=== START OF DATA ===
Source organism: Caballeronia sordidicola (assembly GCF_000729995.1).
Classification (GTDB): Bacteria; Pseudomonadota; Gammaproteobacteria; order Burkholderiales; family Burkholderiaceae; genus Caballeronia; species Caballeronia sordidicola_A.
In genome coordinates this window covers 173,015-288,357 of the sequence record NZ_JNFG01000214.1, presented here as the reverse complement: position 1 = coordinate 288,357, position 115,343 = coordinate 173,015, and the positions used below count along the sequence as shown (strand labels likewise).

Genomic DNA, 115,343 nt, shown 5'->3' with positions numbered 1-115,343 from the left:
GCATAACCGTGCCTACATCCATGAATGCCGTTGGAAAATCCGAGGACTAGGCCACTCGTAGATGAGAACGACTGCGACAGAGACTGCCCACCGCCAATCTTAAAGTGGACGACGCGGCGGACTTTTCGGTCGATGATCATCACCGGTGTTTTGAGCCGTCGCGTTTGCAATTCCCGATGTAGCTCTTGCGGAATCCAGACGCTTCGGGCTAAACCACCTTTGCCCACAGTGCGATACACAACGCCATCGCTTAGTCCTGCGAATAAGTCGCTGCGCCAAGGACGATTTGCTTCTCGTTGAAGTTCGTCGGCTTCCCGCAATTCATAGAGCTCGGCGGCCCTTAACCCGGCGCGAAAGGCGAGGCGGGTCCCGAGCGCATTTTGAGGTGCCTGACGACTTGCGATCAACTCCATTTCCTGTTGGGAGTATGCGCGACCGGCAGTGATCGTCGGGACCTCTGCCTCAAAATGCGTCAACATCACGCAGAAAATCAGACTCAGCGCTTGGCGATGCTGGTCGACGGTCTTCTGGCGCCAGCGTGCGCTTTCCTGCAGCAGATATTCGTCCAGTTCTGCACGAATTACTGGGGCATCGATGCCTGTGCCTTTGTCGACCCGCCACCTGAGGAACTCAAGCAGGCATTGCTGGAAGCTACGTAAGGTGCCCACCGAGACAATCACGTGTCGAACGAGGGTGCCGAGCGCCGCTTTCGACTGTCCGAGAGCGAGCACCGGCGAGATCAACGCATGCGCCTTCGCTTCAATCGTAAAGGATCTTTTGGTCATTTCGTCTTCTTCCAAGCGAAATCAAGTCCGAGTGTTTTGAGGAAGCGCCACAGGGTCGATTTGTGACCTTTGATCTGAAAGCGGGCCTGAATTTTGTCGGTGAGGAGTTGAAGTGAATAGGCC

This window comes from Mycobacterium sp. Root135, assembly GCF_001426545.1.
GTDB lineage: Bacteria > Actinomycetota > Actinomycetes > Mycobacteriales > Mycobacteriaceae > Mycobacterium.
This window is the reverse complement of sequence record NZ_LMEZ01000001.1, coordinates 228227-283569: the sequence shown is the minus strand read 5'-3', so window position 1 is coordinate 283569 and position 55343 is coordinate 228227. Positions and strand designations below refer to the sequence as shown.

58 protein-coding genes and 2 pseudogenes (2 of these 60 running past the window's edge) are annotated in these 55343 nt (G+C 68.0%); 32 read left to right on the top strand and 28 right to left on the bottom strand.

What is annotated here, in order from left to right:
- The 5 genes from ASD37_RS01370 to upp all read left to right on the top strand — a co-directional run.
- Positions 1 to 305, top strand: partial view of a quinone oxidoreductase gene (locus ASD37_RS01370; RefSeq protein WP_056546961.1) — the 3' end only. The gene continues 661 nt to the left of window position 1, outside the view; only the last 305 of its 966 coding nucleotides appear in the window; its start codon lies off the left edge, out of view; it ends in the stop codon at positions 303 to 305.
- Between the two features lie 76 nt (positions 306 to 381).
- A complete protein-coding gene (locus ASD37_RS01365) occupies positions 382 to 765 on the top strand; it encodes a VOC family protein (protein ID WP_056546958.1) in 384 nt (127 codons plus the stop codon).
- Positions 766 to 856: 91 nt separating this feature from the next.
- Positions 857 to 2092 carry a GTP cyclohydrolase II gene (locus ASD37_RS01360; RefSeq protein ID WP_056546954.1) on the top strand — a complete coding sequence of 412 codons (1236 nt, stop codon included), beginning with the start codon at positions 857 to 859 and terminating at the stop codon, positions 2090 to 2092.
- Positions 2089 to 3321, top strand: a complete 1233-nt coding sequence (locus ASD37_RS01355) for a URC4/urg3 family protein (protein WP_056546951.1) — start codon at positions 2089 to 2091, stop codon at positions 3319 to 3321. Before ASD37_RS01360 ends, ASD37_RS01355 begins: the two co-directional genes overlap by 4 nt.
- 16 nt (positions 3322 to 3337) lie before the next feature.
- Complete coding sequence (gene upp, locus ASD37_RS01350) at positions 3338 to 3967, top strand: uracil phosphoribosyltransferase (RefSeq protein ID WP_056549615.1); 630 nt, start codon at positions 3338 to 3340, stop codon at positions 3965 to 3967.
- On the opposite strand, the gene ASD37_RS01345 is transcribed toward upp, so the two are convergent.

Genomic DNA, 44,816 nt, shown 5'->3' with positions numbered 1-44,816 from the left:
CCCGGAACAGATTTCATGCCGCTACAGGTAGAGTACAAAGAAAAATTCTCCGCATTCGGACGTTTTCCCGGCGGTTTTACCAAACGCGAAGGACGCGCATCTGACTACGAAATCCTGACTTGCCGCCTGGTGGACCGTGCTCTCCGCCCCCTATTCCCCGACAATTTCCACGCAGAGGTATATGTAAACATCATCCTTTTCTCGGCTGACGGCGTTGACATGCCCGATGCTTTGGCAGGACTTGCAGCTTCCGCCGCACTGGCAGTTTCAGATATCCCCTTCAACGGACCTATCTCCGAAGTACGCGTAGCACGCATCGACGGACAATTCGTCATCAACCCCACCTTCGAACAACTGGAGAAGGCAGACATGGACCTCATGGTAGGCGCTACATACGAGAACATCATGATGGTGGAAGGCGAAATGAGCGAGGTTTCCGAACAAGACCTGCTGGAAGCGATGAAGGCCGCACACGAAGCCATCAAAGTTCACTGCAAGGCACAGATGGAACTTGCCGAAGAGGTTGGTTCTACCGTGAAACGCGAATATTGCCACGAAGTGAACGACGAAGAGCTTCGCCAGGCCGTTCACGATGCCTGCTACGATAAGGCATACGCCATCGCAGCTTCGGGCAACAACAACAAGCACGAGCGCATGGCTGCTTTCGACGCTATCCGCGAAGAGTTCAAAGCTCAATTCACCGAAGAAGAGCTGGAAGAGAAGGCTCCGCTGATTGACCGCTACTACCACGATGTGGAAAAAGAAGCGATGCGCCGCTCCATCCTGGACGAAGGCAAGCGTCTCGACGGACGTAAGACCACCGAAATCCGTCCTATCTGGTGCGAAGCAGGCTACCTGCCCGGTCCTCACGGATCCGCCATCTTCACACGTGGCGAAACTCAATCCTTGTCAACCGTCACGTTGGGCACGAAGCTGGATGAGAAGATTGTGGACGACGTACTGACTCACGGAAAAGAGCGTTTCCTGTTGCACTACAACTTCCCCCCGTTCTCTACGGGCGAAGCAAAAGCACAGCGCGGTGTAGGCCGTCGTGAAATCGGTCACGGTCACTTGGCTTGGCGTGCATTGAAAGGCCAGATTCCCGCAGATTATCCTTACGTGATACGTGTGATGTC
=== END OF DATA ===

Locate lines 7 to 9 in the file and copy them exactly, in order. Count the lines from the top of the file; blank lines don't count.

GTDB lineage: Bacteria > Actinomycetota > Actinomycetes > Mycobacteriales > Mycobacteriaceae > Mycobacterium.
This window is the reverse complement of sequence record NZ_LMEZ01000001.1, coordinates 228227-283569: the sequence shown is the minus strand read 5'-3', so window position 1 is coordinate 283569 and position 55343 is coordinate 228227. Positions and strand designations below refer to the sequence as shown.

58 protein-coding genes and 2 pseudogenes (2 of these 60 running past the window's edge) are annotated in these 55343 nt (G+C 68.0%); 32 read left to right on the top strand and 28 right to left on the bottom strand.